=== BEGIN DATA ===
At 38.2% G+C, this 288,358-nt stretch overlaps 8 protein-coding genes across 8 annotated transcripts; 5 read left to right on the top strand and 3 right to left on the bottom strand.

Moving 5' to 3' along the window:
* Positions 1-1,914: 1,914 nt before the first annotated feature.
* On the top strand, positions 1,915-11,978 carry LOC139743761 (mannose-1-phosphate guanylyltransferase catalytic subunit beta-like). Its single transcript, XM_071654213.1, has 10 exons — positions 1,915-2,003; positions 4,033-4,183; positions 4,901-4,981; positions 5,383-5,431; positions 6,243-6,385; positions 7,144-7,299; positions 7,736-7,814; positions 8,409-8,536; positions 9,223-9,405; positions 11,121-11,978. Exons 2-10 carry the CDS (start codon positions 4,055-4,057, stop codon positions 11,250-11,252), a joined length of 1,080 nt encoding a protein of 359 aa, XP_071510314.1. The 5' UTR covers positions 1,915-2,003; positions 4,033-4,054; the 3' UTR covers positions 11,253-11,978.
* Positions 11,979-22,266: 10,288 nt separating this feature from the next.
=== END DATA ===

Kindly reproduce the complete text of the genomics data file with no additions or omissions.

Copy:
At 38.2% G+C, this 288,358-nt stretch overlaps 8 protein-coding genes across 8 annotated transcripts; 5 read left to right on the top strand and 3 right to left on the bottom strand.

Moving 5' to 3' along the window:
* Positions 1-1,914: 1,914 nt before the first annotated feature.
* On the top strand, positions 1,915-11,978 carry LOC139743761 (mannose-1-phosphate guanylyltransferase catalytic subunit beta-like). Its single transcript, XM_071654213.1, has 10 exons — positions 1,915-2,003; positions 4,033-4,183; positions 4,901-4,981; positions 5,383-5,431; positions 6,243-6,385; positions 7,144-7,299; positions 7,736-7,814; positions 8,409-8,536; positions 9,223-9,405; positions 11,121-11,978. Exons 2-10 carry the CDS (start codon positions 4,055-4,057, stop codon positions 11,250-11,252), a joined length of 1,080 nt encoding a protein of 359 aa, XP_071510314.1. The 5' UTR covers positions 1,915-2,003; positions 4,033-4,054; the 3' UTR covers positions 11,253-11,978.
* Positions 11,979-22,266: 10,288 nt separating this feature from the next.